Moreover, the fact that the notions of Soteria and Salus are discussed together in the same chapter could give the impression of an evolving model. In this perspective, Soteria, as perceived by the Greeks, seems to refer to the persistence of the citizen body, which is the polis, which then falls prey to a political and religious crisis following the advent of the Hellenistic monarchies. The Roman Salus, on the other hand, would have more to do with the physical health of the emperor, who restored the political order. Although this model could perhaps be effective in a long-term perspective, it reveals a misconception of the relationship between the political and the religious sphere at the beginning of the Hellenistic period. It is true that the loss of the political independence of the cities, as well as the political instability resulting from the wars of the Diadochi and their successors, encouraged the use of the Soteria motif. The author, nevertheless, argues that this diffusion reflects the Greeks’ inability to “conceptualize chaos”, of which Hellenistic rulers were the “carnal embodiment”, claiming that the emphasis put on Soteria at the beginning of the Hellenistic period is clear evidence of the close links between the civic religion and the political events of this period, rather than a response to a breakdown in the dialogue between them (p. 35-36). In addition, the adaptability that cities demonstrated in different contexts – the fluidity that Jim illustrates so well in her book – is barely touched upon. Putting the emphasis on the example of the cult of Demetrios Poliorcetes in Athens gives the impression of a uniform phenomenon, whose manifestations in other contexts follow a single underlying logic.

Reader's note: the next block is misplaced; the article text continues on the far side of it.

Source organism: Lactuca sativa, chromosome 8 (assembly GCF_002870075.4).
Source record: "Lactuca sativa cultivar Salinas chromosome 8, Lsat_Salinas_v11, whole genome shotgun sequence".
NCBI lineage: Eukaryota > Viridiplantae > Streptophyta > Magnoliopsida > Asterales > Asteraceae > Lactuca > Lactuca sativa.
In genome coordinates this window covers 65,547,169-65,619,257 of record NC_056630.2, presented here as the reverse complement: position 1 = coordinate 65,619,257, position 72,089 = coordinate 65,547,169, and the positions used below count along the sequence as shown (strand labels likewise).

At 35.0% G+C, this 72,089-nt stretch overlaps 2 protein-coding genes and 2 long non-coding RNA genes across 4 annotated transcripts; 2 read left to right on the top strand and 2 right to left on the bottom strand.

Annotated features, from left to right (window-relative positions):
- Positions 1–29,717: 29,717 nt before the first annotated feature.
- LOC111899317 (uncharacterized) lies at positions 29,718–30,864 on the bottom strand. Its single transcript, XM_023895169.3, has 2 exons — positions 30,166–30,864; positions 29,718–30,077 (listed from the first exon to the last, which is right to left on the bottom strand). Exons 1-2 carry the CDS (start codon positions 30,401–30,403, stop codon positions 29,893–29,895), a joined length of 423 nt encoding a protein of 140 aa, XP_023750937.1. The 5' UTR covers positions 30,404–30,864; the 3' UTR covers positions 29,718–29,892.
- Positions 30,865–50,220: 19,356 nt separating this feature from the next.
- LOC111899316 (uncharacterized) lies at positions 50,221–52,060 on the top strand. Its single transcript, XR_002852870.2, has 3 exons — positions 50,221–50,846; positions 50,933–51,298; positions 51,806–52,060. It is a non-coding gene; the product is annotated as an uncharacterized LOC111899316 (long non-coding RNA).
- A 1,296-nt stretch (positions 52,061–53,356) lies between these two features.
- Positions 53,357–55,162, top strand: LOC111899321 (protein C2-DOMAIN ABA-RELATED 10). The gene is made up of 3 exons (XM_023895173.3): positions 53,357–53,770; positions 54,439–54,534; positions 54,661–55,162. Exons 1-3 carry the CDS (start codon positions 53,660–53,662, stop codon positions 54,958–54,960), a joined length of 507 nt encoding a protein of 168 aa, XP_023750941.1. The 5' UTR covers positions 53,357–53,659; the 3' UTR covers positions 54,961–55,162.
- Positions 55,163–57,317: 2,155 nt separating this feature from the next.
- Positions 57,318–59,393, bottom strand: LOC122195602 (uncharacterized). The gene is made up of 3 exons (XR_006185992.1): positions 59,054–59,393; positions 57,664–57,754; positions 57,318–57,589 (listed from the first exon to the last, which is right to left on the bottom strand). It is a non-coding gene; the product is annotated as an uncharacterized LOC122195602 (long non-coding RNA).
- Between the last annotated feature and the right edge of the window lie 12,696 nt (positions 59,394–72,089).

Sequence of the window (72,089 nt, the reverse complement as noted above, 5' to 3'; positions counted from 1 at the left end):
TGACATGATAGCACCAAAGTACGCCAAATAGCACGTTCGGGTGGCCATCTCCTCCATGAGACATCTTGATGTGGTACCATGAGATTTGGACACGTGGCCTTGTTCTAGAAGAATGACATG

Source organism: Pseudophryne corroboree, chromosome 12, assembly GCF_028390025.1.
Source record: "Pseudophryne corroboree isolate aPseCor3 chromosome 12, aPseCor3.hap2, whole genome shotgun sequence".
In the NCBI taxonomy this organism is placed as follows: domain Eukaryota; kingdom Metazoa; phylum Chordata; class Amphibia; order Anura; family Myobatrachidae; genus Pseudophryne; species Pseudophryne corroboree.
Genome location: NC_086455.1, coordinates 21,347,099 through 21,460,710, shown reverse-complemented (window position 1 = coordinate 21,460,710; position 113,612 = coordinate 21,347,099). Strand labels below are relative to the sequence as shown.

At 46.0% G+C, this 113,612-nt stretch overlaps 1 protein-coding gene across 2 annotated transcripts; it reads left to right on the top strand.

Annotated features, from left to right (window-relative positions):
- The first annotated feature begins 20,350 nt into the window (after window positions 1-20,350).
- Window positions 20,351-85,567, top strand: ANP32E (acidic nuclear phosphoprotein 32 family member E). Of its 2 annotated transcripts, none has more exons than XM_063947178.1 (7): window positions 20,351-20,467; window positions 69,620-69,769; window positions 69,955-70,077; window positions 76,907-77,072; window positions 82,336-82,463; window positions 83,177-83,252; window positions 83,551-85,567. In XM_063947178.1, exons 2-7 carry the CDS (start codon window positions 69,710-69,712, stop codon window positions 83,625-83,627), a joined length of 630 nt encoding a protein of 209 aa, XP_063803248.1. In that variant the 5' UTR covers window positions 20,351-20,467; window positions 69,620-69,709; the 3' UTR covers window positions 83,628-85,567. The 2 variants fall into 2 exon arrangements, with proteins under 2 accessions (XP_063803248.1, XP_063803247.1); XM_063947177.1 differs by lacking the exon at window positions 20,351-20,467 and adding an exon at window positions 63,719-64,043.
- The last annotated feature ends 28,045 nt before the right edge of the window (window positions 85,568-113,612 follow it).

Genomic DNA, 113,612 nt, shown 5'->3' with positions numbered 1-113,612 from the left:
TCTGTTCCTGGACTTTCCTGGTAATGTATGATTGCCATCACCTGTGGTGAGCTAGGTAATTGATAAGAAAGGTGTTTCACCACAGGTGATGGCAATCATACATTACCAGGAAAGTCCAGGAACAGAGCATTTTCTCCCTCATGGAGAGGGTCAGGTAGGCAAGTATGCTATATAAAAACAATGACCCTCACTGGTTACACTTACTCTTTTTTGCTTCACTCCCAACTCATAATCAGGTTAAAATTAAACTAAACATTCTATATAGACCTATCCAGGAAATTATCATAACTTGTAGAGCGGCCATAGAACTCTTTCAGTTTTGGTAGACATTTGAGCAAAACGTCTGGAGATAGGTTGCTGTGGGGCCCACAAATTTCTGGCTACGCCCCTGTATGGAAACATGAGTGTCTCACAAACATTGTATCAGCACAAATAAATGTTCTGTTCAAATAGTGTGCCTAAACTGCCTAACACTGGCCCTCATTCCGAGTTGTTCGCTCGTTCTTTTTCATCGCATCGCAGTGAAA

To conclude, this book proposes a relevant comparison that brings out the main features of the religious traditions it analyses. Although this work as a whole offers an appreciable overview, it fails to offer precise analyses when these would be expected. The indexes at the end of the volume are a symptom of this observation, since they are scarcely fleshed out, despite the considerable body of documentation available on the subject. In the same way, the absence of a final bibliography makes it difficult to get a global idea of the works used by the author and makes the footnotes too heavy. These characteristics would not be problematic, if this book were intended for a large readership of non-specialists eager to understand the structural differences between ancient polytheism, monolatry and monotheism, through the study of one specific notion. Camassa’s writing style, whose elegance sometimes is on the verge of literary style, allows for a very pleasant reading, easily accessible to a readership of non-specialists. However, the publisher’s price tag is too high for the average person of such an audience. In conclusion, specialist readers may not find the discussion of the subject they are most familiar with to be ground-breaking. However, the book offers a good starting point for those interested in embarking on a comparative analysis outside their own field.



[1] Reviewed in BMCR.